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Moondog - Moondog/Moondog 2

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Artist: Moondog

Album: Moondog/Moondog 2

Label: BGO

Review date: Oct. 2, 2003

The fringes of music are rife with lovable oddballs. Those errant tone scientists that march to their own internal and enigmatic drums and devise music that straddles genres indiscriminately. Or better still, does away with such subjective, often stifling parameters altogether. In this informal academy of the unrepentantly weird, Sun Ra and George Clinton talk shop alongside lesser knowns like Bongo Joe Coleman and Robbie Basho. Moondog aligns easily with the latter company.

A blind street-busking savant, his career stretched across four decades and resulted in a body of music that remains stubbornly unclassifiable to date. While he enjoyed several brushes with notoriety as a composer, he also spent long segments of his life in nearly complete anonymity. A trio of initial albums for Prestige in the late 1950s felt more like field recordings than fully fleshed and financed studio efforts. But they successfully embodied Moondog’s early oeuvre by incorporating examples of his eclectic street corner routines. Experiments with folk forms and rhythmic layerings on homemade instruments mixed with musique concrete montages to create a schematic of the quixotic crannies of his psyche. Even so, many viewed the records as more novelty than coherent artistic statement.

Someone in a position of power must have taken notice though. Moondog and Moondog 2, a pair of albums recorded for CBS in 1969 and 1970 respectively, reissued here by the British BGO label, make use of substantially greater resources. Moondog retained the look and trappings of crackpot musical cipher for both. His attire, as connoted on the album covers, alternated between that of eldritch sage adorned with elaborate sorcerers headdresses and mad oracular hermit garbed in sackcloth and sandals. Given his eccentric appearance and equally irregular back-story, it seems a minor miracle that a major label signed him. Then again this was the waning cusp of the psychedelic era and the corporate suits may have seen a modest cash cow in Moondog’s counterculture visage. The music reveals a more mundane reason behind their endorsement. Many of the compositions are more accessible than might be expected, at least on the surface.

Moondog conscripts a symphonic orchestra made up of numerous classical and jazz studio regulars including Hubert Laws, Don Butterfield, George Duvivier and Ron Carter. “Theme” juxtaposes sawing strings with clattering hollow percussion in a droning mélange that eventually opens out into more lyrical vistas with the coming of the horns. “Symphonique #3”, subtitled “Ode to Venus”, unfolds as a contrapuntal collage, voiced first by delicate strings and later by choir-like woodwinds, each lushly orchestrated, but also slightly saccharine in cast. “Symphonique #6” fares better, a roving blend of swinging writ-large syncopation, ostinato bass and fluttering clarinet dedicated to Benny Goodman. Sprawling Morricone Americana suffuses the “Witch of Endor”, another sectional piece shorn from a larger Moondog orchestrated opera that also has whimsical moments that recall cartoon composer Carl Stalling. Snatches of rhyming spoken word philosophy intersperse several of the pieces adding to the semblance of a guided tour atmosphere. As whole, the session carries the calling cards of a modern impressionistic classical affair fused with pop, operatic and film soundtrack elements. Even so, it’s well beyond the scope of easy categorization.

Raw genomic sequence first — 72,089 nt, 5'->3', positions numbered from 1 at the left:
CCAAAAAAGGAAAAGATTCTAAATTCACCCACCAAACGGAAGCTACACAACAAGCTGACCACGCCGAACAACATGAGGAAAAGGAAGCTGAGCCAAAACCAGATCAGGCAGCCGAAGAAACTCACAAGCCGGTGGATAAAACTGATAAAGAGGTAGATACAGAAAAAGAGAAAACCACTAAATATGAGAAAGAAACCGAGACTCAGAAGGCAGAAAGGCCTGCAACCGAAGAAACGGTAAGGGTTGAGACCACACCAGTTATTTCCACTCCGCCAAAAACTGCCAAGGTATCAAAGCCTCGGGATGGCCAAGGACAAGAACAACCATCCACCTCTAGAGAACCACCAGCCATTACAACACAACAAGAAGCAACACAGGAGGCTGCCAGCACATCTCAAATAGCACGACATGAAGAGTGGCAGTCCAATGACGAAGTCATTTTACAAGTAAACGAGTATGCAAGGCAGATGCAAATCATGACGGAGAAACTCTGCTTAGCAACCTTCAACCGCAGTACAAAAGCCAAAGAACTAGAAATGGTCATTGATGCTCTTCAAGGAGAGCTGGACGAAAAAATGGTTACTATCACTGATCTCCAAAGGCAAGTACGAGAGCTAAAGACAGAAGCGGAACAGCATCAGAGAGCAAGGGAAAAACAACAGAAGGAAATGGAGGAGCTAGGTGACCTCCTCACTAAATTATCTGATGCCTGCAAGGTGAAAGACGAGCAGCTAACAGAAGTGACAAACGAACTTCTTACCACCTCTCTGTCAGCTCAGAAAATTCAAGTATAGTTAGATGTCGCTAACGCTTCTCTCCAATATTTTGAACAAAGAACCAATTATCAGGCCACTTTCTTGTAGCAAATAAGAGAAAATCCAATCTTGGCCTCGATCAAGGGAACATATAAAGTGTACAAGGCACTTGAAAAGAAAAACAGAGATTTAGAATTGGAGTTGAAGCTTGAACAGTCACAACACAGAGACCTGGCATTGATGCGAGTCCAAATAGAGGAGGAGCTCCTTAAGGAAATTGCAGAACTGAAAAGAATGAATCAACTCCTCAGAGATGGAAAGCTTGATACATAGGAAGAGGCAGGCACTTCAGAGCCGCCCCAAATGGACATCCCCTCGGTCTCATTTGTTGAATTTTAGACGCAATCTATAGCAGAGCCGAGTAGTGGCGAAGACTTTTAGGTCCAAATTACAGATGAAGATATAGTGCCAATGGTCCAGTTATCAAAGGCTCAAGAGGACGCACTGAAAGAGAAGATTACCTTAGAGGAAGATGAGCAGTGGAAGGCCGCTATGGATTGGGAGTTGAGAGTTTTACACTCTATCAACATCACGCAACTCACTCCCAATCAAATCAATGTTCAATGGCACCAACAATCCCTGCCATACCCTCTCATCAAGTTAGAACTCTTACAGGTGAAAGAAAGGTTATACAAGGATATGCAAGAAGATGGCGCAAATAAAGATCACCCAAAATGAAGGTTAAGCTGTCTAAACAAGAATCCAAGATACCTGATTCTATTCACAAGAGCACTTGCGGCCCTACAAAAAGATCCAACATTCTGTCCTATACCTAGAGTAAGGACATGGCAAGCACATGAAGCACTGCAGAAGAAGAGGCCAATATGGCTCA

Moondog 2 economizes down comfortably to a modest octet for a run through a populous program of madrigals and canticles. Sung in the round by a small chorus of voices, heavy on harpsichord and rhythmic hand percussion devices, many of the songs seem ideally suited to accompany commercial product endorsements. It’s possible to picture a beehived housewife model clothed in bright rayon muumuu, smile sparkling, holding up the latest, greatest cleaning disinfectant to the strains of “My Tiny Butterfly”. “Coffee Beans”, with its caffeine-addictive singsong melody and percolating simplicity could’ve easily been co-opted as a ’70s Folger’s java jingle. Yet again Moondog breaks orbit with preconception, sliding into a stylistic freefall that is at once disarmingly familiar and hilariously unhinged. Both CBS albums led to a decades-long game of label leap-frogging that continued until Moondog’s death in early 1999. Each has its charms and both fit like square pegs into the standard round hole slots of discographical consistency. I’m betting Moondog wouldn’t have had it any other way.

By Derek Taylor

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